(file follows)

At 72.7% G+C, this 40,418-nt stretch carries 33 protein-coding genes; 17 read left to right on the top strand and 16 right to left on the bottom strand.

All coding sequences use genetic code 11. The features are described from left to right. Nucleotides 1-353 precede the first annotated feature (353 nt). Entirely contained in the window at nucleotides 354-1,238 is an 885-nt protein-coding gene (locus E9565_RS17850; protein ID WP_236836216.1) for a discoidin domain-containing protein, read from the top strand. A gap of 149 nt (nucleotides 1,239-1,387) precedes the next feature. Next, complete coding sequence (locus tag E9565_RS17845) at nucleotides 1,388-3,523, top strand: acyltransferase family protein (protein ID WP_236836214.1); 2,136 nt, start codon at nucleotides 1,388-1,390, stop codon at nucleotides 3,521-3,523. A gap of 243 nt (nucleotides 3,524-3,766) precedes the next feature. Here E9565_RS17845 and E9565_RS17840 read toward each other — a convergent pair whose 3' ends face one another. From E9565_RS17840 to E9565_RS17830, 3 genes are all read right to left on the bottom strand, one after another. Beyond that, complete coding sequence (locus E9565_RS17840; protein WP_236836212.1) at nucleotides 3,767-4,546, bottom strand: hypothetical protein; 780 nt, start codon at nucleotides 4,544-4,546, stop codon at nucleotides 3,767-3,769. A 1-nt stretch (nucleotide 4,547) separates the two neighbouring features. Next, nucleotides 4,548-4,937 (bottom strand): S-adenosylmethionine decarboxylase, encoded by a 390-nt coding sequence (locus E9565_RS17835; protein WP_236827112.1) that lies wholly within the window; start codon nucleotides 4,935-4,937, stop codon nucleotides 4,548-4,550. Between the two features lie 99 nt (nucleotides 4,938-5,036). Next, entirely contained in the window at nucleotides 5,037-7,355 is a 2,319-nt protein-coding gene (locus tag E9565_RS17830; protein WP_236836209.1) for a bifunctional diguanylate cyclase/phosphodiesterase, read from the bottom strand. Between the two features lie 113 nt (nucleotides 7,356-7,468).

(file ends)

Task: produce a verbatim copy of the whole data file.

At 72.7% G+C, this 40,418-nt stretch carries 33 protein-coding genes; 17 read left to right on the top strand and 16 right to left on the bottom strand.

All coding sequences use genetic code 11. The features are described from left to right. Nucleotides 1-353 precede the first annotated feature (353 nt). Entirely contained in the window at nucleotides 354-1,238 is an 885-nt protein-coding gene (locus E9565_RS17850; protein ID WP_236836216.1) for a discoidin domain-containing protein, read from the top strand. A gap of 149 nt (nucleotides 1,239-1,387) precedes the next feature. Next, complete coding sequence (locus tag E9565_RS17845) at nucleotides 1,388-3,523, top strand: acyltransferase family protein (protein ID WP_236836214.1); 2,136 nt, start codon at nucleotides 1,388-1,390, stop codon at nucleotides 3,521-3,523. A gap of 243 nt (nucleotides 3,524-3,766) precedes the next feature. Here E9565_RS17845 and E9565_RS17840 read toward each other — a convergent pair whose 3' ends face one another. From E9565_RS17840 to E9565_RS17830, 3 genes are all read right to left on the bottom strand, one after another. Beyond that, complete coding sequence (locus E9565_RS17840; protein WP_236836212.1) at nucleotides 3,767-4,546, bottom strand: hypothetical protein; 780 nt, start codon at nucleotides 4,544-4,546, stop codon at nucleotides 3,767-3,769. A 1-nt stretch (nucleotide 4,547) separates the two neighbouring features. Next, nucleotides 4,548-4,937 (bottom strand): S-adenosylmethionine decarboxylase, encoded by a 390-nt coding sequence (locus E9565_RS17835; protein WP_236827112.1) that lies wholly within the window; start codon nucleotides 4,935-4,937, stop codon nucleotides 4,548-4,550. Between the two features lie 99 nt (nucleotides 4,938-5,036). Next, entirely contained in the window at nucleotides 5,037-7,355 is a 2,319-nt protein-coding gene (locus tag E9565_RS17830; protein WP_236836209.1) for a bifunctional diguanylate cyclase/phosphodiesterase, read from the bottom strand. Between the two features lie 113 nt (nucleotides 7,356-7,468).